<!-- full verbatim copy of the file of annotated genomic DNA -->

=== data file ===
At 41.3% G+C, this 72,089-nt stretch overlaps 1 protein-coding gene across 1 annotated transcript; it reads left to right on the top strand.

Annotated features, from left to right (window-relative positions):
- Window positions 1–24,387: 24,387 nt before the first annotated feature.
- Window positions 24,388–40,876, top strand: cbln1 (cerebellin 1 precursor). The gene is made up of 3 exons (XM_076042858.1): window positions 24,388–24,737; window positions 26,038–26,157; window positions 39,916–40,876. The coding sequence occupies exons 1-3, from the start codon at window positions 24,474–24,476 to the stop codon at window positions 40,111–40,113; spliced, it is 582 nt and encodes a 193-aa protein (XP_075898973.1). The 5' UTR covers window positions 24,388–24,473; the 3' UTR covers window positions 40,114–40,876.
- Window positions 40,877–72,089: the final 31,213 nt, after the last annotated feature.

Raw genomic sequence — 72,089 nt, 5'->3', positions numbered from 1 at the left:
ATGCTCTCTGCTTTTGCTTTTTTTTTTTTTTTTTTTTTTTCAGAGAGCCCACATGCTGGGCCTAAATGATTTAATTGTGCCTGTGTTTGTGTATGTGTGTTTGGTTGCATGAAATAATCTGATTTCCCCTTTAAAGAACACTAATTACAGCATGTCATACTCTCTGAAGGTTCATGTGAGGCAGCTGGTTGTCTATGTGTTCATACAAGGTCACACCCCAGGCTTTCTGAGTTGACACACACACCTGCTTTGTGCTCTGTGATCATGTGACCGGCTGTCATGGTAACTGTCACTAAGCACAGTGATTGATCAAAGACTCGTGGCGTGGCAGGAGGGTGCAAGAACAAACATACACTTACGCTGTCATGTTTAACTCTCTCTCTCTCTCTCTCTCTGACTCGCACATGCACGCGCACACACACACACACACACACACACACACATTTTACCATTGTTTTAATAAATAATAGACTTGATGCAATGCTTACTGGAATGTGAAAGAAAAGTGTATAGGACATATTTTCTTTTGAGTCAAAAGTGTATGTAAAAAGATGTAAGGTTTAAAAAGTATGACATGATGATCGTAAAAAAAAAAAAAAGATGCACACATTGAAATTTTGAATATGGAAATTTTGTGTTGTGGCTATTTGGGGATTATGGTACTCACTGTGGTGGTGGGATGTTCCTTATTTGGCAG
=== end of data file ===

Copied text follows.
At 41.3% G+C, this 72,089-nt stretch overlaps 1 protein-coding gene across 1 annotated transcript; it reads left to right on the top strand.

Annotated features, from left to right (window-relative positions):
- Window positions 1–24,387: 24,387 nt before the first annotated feature.
- Window positions 24,388–40,876, top strand: cbln1 (cerebellin 1 precursor). The gene is made up of 3 exons (XM_076042858.1): window positions 24,388–24,737; window positions 26,038–26,157; window positions 39,916–40,876. The coding sequence occupies exons 1-3, from the start codon at window positions 24,474–24,476 to the stop codon at window positions 40,111–40,113; spliced, it is 582 nt and encodes a 193-aa protein (XP_075898973.1). The 5' UTR covers window positions 24,388–24,473; the 3' UTR covers window positions 40,114–40,876.
- Window positions 40,877–72,089: the final 31,213 nt, after the last annotated feature.

Raw genomic sequence — 72,089 nt, 5'->3', positions numbered from 1 at the left:
ATGCTCTCTGCTTTTGCTTTTTTTTTTTTTTTTTTTTTTTCAGAGAGCCCACATGCTGGGCCTAAATGATTTAATTGTGCCTGTGTTTGTGTATGTGTGTTTGGTTGCATGAAATAATCTGATTTCCCCTTTAAAGAACACTAATTACAGCATGTCATACTCTCTGAAGGTTCATGTGAGGCAGCTGGTTGTCTATGTGTTCATACAAGGTCACACCCCAGGCTTTCTGAGTTGACACACACACCTGCTTTGTGCTCTGTGATCATGTGACCGGCTGTCATGGTAACTGTCACTAAGCACAGTGATTGATCAAAGACTCGTGGCGTGGCAGGAGGGTGCAAGAACAAACATACACTTACGCTGTCATGTTTAACTCTCTCTCTCTCTCTCTCTCTGACTCGCACATGCACGCGCACACACACACACACACACACACACACACATTTTACCATTGTTTTAATAAATAATAGACTTGATGCAATGCTTACTGGAATGTGAAAGAAAAGTGTATAGGACATATTTTCTTTTGAGTCAAAAGTGTATGTAAAAAGATGTAAGGTTTAAAAAGTATGACATGATGATCGTAAAAAAAAAAAAAAGATGCACACATTGAAATTTTGAATATGGAAATTTTGTGTTGTGGCTATTTGGGGATTATGGTACTCACTGTGGTGGTGGGATGTTCCTTATTTGGCAG